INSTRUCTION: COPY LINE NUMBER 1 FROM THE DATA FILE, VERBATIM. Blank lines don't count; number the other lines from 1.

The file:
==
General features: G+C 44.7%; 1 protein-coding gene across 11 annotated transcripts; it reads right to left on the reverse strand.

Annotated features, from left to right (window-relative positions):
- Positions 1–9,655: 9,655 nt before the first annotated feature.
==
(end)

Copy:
General features: G+C 44.7%; 1 protein-coding gene across 11 annotated transcripts; it reads right to left on the reverse strand.